HPS Releases Results of Unfounded Sexual Assault Review

Sexual Assault Community Review Committee Makes Recommendations

Hamilton Police Service has concluded its 18-month review of unfounded sexual assault investigations and made five recommendations to improve service delivery for victims of sexual violence. The report will be presented to the Police Services Board on Thursday, November 22, 2018.

The review, which began in November 2017, was a result of a Globe and Mail article showing police dismiss one in five sexual assault claims. The article indicated Hamilton Police had a 30 per cent unfounded sexual assault rate – higher than the national and provincial averages.

“This Sexual Assault Review was important. It was important to our service, to our community, and most significantly, to those victims of sexual violence in Hamilton that need our support. In undertaking this review, we had one end goal – to improve service delivery to victims of sexual assault,” said Chief Eric Girt. “We believe this report identifies where there are gaps in service and how we can address them to deliver the best possible response and care to victims.”

The scope of the review included an internal and external analysis of unfounded HPS sexual assault investigations, as well as looking at policies and procedures, records management practices and training.

The review found that the current coding practices used across the country were inconsistent and limiting, Detectives needed a better understanding around how sexual assault victims respond to trauma and there were errors in how unfounded investigations were coded.

The external review also involved the creation of the Sexual Assault Community Review Team (SACRT), which included members from the Woman Abuse Working Group and the Ministry of the Attorney General. The SACRT met 21 times over an eight-month period and conducted a random sample audit of 63 Hamilton Police Sexual Assault investigations. Based on the review, the SACRT found only 25 per cent of the unfounded investigations were captured correctly.

"The SACRT worked collaboratively and thoroughly to develop comprehensive recommendations for improving experience, service and outcomes for victims of sexual violence reporting to police. We commend the Hamilton Police Service for their willingness to engage the community in a transparent process and maintaining an open-minded approach to learning and improving,” said the SACRT Committee Members.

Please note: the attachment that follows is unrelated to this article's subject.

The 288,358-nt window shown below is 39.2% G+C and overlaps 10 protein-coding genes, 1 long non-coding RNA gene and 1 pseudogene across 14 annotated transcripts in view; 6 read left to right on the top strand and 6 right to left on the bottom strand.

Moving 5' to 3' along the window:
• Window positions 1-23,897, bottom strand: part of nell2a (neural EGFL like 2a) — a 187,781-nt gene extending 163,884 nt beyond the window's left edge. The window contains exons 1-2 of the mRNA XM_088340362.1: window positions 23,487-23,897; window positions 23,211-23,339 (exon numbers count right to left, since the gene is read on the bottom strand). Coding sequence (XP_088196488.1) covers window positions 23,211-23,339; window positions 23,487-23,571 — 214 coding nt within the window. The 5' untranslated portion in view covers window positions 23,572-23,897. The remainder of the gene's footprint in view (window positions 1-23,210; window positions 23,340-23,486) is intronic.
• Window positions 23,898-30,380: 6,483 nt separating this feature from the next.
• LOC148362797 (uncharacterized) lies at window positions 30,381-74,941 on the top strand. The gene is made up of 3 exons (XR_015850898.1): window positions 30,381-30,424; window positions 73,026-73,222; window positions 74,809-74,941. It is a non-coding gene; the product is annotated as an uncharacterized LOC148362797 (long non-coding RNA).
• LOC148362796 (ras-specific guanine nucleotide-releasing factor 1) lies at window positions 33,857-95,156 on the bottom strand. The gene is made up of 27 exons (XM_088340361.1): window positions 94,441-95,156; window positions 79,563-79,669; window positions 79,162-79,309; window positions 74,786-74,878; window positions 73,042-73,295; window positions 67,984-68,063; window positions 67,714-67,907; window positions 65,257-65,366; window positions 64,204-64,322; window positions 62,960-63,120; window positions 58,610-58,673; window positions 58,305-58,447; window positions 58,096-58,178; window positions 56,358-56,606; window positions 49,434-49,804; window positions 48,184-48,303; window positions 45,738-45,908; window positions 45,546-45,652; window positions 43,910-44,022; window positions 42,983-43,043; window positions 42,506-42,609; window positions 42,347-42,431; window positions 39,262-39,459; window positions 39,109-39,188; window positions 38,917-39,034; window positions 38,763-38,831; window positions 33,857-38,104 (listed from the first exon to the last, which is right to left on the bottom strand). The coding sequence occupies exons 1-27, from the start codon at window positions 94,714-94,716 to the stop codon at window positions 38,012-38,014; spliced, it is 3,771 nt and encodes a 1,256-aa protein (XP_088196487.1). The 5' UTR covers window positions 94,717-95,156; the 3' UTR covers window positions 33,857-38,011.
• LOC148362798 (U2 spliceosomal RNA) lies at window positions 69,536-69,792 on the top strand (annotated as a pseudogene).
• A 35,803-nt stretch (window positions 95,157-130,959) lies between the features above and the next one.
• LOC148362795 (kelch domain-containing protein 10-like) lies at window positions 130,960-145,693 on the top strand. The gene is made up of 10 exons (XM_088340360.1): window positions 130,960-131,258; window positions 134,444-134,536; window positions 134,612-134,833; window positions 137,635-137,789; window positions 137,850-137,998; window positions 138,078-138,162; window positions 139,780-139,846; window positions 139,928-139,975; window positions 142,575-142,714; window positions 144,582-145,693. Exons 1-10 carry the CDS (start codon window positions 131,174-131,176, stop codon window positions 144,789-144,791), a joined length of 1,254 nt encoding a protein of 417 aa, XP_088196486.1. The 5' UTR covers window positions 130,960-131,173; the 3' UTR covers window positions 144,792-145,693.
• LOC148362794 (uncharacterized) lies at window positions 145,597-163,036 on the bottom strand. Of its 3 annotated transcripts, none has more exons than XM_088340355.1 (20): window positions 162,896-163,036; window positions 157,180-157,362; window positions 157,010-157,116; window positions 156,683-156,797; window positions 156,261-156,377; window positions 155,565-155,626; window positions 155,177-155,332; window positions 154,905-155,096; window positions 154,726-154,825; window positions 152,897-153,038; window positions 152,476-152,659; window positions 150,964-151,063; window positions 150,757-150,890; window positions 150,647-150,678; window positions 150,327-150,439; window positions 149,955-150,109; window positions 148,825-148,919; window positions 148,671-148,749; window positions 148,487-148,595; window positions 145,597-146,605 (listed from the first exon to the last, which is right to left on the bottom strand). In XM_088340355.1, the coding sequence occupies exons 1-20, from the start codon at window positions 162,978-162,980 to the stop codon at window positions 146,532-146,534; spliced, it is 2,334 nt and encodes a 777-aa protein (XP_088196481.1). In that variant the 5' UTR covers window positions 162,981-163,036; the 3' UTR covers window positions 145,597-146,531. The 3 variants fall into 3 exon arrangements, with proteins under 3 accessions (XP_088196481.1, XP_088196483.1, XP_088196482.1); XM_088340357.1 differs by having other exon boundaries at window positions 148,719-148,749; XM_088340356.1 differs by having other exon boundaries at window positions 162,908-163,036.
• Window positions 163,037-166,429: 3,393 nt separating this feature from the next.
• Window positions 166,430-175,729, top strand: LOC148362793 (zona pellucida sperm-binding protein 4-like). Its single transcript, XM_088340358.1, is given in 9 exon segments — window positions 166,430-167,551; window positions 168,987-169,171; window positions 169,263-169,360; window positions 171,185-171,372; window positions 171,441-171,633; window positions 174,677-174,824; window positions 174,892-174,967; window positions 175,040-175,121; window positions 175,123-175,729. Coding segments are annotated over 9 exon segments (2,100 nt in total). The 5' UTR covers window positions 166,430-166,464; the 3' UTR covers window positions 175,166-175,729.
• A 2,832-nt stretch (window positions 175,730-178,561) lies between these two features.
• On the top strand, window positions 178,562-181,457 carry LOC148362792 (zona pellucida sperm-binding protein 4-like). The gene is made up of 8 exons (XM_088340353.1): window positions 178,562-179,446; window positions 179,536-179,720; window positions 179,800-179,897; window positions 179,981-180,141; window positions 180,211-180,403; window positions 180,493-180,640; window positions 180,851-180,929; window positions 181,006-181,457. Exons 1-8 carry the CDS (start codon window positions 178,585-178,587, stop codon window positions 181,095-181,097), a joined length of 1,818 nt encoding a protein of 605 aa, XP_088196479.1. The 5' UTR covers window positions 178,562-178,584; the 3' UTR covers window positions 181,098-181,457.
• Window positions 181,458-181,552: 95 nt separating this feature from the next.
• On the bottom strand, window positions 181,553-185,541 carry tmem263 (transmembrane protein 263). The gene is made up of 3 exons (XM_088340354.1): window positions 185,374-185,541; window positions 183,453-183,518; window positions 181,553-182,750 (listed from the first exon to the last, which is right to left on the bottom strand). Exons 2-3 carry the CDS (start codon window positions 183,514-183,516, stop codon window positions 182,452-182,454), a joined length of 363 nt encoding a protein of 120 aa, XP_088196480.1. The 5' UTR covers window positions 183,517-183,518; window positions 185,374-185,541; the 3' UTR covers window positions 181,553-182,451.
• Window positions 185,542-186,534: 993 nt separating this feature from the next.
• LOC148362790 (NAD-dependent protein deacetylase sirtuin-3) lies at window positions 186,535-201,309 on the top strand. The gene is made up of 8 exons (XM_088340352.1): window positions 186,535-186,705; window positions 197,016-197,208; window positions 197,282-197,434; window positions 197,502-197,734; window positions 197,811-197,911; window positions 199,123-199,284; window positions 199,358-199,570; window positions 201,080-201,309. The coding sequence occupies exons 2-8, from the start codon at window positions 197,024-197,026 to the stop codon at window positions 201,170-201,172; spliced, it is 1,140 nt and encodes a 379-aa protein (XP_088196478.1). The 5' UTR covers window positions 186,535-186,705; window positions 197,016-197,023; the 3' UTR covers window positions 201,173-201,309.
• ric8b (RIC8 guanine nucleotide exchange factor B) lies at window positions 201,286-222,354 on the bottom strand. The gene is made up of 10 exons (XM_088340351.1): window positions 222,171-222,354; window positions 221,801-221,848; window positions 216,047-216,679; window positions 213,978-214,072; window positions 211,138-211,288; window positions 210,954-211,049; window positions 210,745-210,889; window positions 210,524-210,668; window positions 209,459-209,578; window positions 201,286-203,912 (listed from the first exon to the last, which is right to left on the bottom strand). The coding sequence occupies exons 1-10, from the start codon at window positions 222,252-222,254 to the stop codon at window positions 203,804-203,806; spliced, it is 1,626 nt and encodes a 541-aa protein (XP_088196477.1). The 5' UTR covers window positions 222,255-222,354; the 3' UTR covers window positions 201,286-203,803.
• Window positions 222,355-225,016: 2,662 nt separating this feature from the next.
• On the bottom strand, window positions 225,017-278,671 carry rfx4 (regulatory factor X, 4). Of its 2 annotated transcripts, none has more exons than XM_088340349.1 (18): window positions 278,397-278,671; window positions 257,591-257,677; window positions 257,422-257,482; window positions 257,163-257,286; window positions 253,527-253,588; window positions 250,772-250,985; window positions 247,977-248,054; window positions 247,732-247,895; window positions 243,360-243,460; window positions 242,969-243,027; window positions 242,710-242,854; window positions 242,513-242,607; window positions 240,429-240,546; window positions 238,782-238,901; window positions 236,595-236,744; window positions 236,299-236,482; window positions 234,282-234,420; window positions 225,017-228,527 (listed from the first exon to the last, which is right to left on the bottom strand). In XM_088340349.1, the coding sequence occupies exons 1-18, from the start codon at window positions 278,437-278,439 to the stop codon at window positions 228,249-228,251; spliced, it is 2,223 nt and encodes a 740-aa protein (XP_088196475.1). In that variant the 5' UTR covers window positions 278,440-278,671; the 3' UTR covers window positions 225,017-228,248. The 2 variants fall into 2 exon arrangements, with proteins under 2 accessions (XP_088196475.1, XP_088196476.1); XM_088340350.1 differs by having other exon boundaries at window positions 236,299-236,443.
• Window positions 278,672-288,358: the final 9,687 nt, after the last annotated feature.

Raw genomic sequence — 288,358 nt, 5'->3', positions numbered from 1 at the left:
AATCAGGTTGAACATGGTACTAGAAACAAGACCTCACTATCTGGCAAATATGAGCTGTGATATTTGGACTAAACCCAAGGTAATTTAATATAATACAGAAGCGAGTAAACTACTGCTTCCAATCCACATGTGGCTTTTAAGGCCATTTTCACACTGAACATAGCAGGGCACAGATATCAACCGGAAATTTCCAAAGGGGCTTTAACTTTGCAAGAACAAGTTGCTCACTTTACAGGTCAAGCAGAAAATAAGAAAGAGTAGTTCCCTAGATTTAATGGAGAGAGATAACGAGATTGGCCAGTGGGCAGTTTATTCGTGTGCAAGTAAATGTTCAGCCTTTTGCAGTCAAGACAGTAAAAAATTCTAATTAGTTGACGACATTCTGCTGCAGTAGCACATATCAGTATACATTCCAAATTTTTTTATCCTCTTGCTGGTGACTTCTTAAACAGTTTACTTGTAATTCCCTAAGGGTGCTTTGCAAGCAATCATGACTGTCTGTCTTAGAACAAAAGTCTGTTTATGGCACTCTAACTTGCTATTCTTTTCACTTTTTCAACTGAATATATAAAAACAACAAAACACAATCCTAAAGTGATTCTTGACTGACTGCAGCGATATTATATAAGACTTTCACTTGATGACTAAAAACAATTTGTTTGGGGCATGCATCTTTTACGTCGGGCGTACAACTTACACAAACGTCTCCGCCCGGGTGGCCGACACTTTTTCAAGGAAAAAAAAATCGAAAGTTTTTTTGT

Using a framework based on the Violence Against Women Case Review Model, the SACRT created a model that was unique to Hamilton. The committee reviewed each case as a group to ensure that all perspectives and collective knowledge was shared so that consensus could be reached regarding each file.

The SACRT highlighted five recommendations to improve service delivery to sexual assault victims:

  • Permanent Sexual Assault Community Review Team
  • Additional Staffing and Resources
  • Ongoing Education and Training
  • Changes to Policy, Procedures and Oversight
  • Special Considerations for Vulnerable Populations

“As a service, we’re committed to implementing the recommendations put forward by the SACRT and have already made many of the changes highlighted in the Sexual Assault Review,” said Chief Girt. “We thank everyone who participated in the review for their commitment to victims of sexual violence. By working together, we can make a difference in the lives of our victims.”

Go to https://hamiltonpolice.on.ca/sites/default/files/november_22-full_agenda_-_public.pdf for the full report.